Councillor R Manchester noted an objector had referred to the development overspilling into an area of national speed limit and asked if the speed limit could therefore be pushed further back away from the development.  Councillor J Elmer noted the issue was a tough one and explained that when attending the site visit he could see that the outer limit of the proposed development would be in line with the development on the opposite site of the road and added the proposals did not feel like ribbon development to him, they were a natural fit. 

He added that he felt the Officers had got it right and the proposed style matched the existing terraced properties, very attractive buildings and therefore appropriate to replicate.  Councillor J Elmer noted he agreed with the comments from Councillor J Quinn in terms of energy efficiency, EV changing points, solar panels and batteries.  He noted slight concern in terms of the extent of the hedgerow removal, however, there was net biodiversity gain and provision off-site. 


He noted that concerns relating to the highway had been addressed by the Principal DM Engineer and accordingly, Councillor J Elmer seconded the proposal by Councillor J Quinn for approval, with additional conditions.


The Chair noted the reference to a 30mph zone within the statement from Councillor M McKeon and asked if that could be addressed. 


In reference to points raised, the Senior Planning Officer noted that loss of allotment land was not an issue as the land was only used informally as such, and as the land was not allotment or open land it therefore did not conflict with Policy 6.  In terms of impact upon the AHLV, it was noted that the site was excluded from the area designated as AHLV. 


She added that the question was whether the juxtaposition of development in an urban environment or the open countryside and that it was not felt in this case that the development would breach the current relationship and therefore it would not have a negative impact.


In reference to the additional conditions proposed, she noted that the applicant had intended to look at how to best achieve EV charging and therefore would likely not have an issue with such a condition.  She noted that Policies 29(c) and 29(d) referred to net zero and low carbon and within the application there was reference in the Design and Access Statement to higher levels of insulation, being 20 percent better than building regulation requirements and therefore that was felt sufficient in order to comply with Policy 29 and not require a specific condition.  The Principal Planning Officer reiterated that the insulation provided was more than policy compliant, however, Members could add further conditions if they felt it was necessary.  The Principal DM Engineer noted that the extremity of the development was around three metres into the area where the speed limit changed and noted that it made no material difference to change of the position of the limit by such an amount.  He noted that in terms of a 30mph limit, there were two sets of DfT criteria and previous assessments had found that the current 40mph limit was correct for the A167 and any reduction in speed limit would therefore not be appropriate for that location.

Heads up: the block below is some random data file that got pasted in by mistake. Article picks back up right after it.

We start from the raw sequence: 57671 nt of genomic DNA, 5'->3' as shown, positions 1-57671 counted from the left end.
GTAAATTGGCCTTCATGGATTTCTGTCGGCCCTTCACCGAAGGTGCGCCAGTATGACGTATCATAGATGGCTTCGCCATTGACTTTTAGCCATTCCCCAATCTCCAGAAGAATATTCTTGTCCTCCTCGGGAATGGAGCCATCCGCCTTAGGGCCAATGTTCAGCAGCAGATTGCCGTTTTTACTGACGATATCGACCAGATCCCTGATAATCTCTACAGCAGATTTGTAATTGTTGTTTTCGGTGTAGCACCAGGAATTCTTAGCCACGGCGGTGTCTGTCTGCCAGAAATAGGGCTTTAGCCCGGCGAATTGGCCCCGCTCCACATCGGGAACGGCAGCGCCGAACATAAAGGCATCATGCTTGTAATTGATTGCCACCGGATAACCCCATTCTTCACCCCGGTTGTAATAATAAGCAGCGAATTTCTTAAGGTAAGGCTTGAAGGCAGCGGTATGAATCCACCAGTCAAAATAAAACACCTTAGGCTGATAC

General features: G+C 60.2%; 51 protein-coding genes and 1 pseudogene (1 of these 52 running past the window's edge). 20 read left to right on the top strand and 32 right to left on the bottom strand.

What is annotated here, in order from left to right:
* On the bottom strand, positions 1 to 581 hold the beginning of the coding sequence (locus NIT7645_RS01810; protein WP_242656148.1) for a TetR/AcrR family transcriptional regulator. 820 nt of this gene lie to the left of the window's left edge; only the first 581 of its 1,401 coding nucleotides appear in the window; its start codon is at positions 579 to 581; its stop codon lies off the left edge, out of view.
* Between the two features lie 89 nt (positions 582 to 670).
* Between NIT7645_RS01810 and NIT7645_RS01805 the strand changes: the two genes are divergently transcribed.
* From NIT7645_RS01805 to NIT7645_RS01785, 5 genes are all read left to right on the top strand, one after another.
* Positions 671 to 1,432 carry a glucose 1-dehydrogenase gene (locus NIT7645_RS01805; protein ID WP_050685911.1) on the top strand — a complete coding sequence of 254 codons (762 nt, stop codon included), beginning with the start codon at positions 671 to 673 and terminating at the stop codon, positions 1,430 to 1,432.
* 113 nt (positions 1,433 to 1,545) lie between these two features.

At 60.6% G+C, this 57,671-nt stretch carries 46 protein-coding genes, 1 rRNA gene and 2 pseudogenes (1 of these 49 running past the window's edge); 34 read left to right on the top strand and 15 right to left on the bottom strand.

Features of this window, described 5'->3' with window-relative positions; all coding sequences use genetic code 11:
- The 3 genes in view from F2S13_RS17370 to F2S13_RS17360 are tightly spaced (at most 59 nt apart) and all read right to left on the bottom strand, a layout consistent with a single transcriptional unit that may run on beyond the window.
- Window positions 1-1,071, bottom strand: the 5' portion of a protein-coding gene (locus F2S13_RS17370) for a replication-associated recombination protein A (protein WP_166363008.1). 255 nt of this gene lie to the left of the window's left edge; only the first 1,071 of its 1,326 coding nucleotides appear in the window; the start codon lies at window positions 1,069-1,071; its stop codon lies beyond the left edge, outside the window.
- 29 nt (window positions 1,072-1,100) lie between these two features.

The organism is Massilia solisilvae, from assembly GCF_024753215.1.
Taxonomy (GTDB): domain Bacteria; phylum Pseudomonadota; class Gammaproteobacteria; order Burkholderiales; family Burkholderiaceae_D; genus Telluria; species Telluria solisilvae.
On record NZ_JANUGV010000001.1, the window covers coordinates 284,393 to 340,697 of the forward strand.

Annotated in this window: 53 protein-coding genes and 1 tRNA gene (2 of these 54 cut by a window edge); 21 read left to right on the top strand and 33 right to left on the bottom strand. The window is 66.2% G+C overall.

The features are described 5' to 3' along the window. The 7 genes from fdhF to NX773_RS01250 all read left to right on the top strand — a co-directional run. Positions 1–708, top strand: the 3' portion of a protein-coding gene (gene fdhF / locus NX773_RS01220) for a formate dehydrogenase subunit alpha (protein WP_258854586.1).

The Chair asked as regards solar panels as noted by Councillor J Quinn.  The Principal Planning Officer noted if the Committee felt that the addition was something that had not been explored then they could condition for further information, and it could be worded such to note the Council be in receipt of that information prior to work being above the damp proof course if Members felt necessary.  Councillor J Elmer noted that considering the significance of people being able to generate their own energy, having the potential to save future residents on their bills, he would support it being conditioned.


Councillor C Marshall noted the benefits of energy generation, however, added that his concern was that Durham County Council Policy did not mandate developers to include solar panels and therefore additional conditions being added at Committee may stagnate investment and growth in the county.  He noted he would say to Members of the Joint Administration that if they wished for policy to be changed then to bring forward an amended policy for consideration, adding he would vote for it.  He noted he would be happy with the proposals and recommendations as set out by Officers and reiterated that it would be preferable to have a supplementary planning document setting out any such requirements up front so that it was clear to investors what the Council’s expectations were.


Upon a vote being taken it was:




That the application be APPROVED, subject to the conditions and s106 Legal Agreement as set out within the report and additional conditions relating to electric vehicle charging and carbon reduction measures, including solar panels and storage.


Supporting documents: